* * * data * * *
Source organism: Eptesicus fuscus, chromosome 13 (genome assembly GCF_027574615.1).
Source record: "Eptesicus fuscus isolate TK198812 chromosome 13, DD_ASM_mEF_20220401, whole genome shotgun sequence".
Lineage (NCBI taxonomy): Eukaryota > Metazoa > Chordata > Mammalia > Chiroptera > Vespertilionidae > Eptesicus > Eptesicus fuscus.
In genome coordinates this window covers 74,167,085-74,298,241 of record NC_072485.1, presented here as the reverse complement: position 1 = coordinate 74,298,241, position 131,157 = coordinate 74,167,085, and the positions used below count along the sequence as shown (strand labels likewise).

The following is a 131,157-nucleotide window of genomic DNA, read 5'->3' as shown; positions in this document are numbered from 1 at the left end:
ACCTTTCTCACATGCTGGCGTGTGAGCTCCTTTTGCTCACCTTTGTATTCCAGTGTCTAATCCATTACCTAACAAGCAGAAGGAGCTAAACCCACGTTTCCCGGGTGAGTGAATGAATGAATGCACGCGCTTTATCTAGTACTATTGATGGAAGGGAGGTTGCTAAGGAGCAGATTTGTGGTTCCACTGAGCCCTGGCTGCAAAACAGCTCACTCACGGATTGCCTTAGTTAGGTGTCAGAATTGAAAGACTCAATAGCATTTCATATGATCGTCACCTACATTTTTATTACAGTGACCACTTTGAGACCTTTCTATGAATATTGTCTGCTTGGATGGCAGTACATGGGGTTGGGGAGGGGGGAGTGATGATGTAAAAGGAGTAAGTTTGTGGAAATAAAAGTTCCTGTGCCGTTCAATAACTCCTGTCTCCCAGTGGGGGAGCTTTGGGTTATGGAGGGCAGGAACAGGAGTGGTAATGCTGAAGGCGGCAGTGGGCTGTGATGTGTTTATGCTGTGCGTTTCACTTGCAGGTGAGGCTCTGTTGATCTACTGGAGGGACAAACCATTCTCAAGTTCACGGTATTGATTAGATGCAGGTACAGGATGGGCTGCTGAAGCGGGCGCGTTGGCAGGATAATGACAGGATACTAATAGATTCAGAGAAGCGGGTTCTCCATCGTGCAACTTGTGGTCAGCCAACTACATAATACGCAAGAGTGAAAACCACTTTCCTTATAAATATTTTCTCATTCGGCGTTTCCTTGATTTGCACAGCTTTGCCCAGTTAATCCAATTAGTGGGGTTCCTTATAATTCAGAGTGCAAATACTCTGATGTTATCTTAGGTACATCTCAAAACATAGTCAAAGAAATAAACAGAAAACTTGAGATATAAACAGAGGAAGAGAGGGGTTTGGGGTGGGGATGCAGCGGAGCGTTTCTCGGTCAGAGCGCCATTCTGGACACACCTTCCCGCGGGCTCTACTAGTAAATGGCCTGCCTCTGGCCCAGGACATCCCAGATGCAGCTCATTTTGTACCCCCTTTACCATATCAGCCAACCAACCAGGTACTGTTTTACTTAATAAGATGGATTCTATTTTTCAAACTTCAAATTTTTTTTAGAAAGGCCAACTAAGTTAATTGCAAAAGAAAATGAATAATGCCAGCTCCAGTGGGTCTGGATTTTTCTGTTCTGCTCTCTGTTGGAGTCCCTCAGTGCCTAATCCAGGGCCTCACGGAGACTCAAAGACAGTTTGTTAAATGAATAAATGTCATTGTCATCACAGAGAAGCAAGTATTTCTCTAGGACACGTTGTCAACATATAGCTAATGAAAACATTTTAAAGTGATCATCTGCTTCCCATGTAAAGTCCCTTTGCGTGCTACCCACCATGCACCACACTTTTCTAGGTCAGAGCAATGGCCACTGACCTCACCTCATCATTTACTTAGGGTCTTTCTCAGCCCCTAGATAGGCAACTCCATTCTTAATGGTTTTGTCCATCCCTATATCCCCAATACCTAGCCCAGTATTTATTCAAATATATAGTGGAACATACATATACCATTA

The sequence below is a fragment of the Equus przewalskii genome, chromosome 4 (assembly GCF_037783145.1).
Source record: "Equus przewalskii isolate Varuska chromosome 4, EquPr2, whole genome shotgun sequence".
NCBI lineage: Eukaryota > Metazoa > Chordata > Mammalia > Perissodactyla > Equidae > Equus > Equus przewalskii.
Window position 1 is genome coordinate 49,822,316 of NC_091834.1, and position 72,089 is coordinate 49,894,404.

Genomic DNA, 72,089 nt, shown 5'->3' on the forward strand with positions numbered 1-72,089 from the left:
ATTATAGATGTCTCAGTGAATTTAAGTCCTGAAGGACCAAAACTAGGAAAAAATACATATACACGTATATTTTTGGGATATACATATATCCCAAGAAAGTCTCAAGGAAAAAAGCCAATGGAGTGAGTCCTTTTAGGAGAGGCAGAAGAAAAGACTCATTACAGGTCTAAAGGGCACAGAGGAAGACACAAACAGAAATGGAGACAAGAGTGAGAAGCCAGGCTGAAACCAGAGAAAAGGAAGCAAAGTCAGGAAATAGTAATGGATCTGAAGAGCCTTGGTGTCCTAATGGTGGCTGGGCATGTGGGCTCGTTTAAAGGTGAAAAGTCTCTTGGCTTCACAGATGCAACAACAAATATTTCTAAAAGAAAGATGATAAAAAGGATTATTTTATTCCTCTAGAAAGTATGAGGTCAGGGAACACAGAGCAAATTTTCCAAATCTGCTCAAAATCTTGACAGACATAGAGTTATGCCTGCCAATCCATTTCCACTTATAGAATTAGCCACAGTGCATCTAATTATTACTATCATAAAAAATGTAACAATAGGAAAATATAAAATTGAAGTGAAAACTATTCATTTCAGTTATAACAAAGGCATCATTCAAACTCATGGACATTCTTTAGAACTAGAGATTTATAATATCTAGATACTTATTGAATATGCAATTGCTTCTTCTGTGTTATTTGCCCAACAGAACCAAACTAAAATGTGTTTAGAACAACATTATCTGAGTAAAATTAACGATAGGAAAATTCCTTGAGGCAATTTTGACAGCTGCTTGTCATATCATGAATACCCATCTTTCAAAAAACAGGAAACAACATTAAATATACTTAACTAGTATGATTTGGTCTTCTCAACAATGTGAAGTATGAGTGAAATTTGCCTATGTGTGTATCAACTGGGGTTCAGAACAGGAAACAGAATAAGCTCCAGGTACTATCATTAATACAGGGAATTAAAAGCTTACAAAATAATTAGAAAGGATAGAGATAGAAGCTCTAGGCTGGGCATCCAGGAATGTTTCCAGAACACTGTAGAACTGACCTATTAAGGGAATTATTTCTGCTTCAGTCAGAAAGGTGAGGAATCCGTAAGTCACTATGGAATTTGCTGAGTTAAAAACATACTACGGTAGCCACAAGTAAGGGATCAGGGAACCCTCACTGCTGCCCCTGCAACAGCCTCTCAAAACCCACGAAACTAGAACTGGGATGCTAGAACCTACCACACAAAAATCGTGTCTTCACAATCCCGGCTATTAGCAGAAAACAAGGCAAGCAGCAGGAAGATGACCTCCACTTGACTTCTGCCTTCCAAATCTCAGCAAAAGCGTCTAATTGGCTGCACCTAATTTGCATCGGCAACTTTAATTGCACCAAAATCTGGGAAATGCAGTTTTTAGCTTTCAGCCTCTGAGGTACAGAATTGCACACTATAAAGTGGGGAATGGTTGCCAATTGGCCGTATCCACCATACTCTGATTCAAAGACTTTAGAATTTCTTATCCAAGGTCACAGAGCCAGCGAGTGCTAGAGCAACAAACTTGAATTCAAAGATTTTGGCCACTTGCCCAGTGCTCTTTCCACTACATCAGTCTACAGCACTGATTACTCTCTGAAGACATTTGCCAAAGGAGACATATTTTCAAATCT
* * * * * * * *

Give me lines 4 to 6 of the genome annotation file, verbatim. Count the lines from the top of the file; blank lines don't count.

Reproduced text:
In genome coordinates this window covers 74,167,085-74,298,241 of record NC_072485.1, presented here as the reverse complement: position 1 = coordinate 74,298,241, position 131,157 = coordinate 74,167,085, and the positions used below count along the sequence as shown (strand labels likewise).

The following is a 131,157-nucleotide window of genomic DNA, read 5'->3' as shown; positions in this document are numbered from 1 at the left end:
ACCTTTCTCACATGCTGGCGTGTGAGCTCCTTTTGCTCACCTTTGTATTCCAGTGTCTAATCCATTACCTAACAAGCAGAAGGAGCTAAACCCACGTTTCCCGGGTGAGTGAATGAATGAATGCACGCGCTTTATCTAGTACTATTGATGGAAGGGAGGTTGCTAAGGAGCAGATTTGTGGTTCCACTGAGCCCTGGCTGCAAAACAGCTCACTCACGGATTGCCTTAGTTAGGTGTCAGAATTGAAAGACTCAATAGCATTTCATATGATCGTCACCTACATTTTTATTACAGTGACCACTTTGAGACCTTTCTATGAATATTGTCTGCTTGGATGGCAGTACATGGGGTTGGGGAGGGGGGAGTGATGATGTAAAAGGAGTAAGTTTGTGGAAATAAAAGTTCCTGTGCCGTTCAATAACTCCTGTCTCCCAGTGGGGGAGCTTTGGGTTATGGAGGGCAGGAACAGGAGTGGTAATGCTGAAGGCGGCAGTGGGCTGTGATGTGTTTATGCTGTGCGTTTCACTTGCAGGTGAGGCTCTGTTGATCTACTGGAGGGACAAACCATTCTCAAGTTCACGGTATTGATTAGATGCAGGTACAGGATGGGCTGCTGAAGCGGGCGCGTTGGCAGGATAATGACAGGATACTAATAGATTCAGAGAAGCGGGTTCTCCATCGTGCAACTTGTGGTCAGCCAACTACATAATACGCAAGAGTGAAAACCACTTTCCTTATAAATATTTTCTCATTCGGCGTTTCCTTGATTTGCACAGCTTTGCCCAGTTAATCCAATTAGTGGGGTTCCTTATAATTCAGAGTGCAAATACTCTGATGTTATCTTAGGTACATCTCAAAACATAGTCAAAGAAATAAACAGAAAACTTGAGATATAAACAGAGGAAGAGAGGGGTTTGGGGTGGGGATGCAGCGGAGCGTTTCTCGGTCAGAGCGCCATTCTGGACACACCTTCCCGCGGGCTCTACTAGTAAATGGCCTGCCTCTGGCCCAGGACATCCCAGATGCAGCTCATTTTGTACCCCCTTTACCATATCAGCCAACCAACCAGGTACTGTTTTACTTAATAAGATGGATTCTATTTTTCAAACTTCAAATTTTTTTTAGAAAGGCCAACTAAGTTAATTGCAAAAGAAAATGAATAATGCCAGCTCCAGTGGGTCTGGATTTTTCTGTTCTGCTCTCTGTTGGAGTCCCTCAGTGCCTAATCCAGGGCCTCACGGAGACTCAAAGACAGTTTGTTAAATGAATAAATGTCATTGTCATCACAGAGAAGCAAGTATTTCTCTAGGACACGTTGTCAACATATAGCTAATGAAAACATTTTAAAGTGATCATCTGCTTCCCATGTAAAGTCCCTTTGCGTGCTACCCACCATGCACCACACTTTTCTAGGTCAGAGCAATGGCCACTGACCTCACCTCATCATTTACTTAGGGTCTTTCTCAGCCCCTAGATAGGCAACTCCATTCTTAATGGTTTTGTCCATCCCTATATCCCCAATACCTAGCCCAGTATTTATTCAAATATATAGTGGAACATACATATACCATTA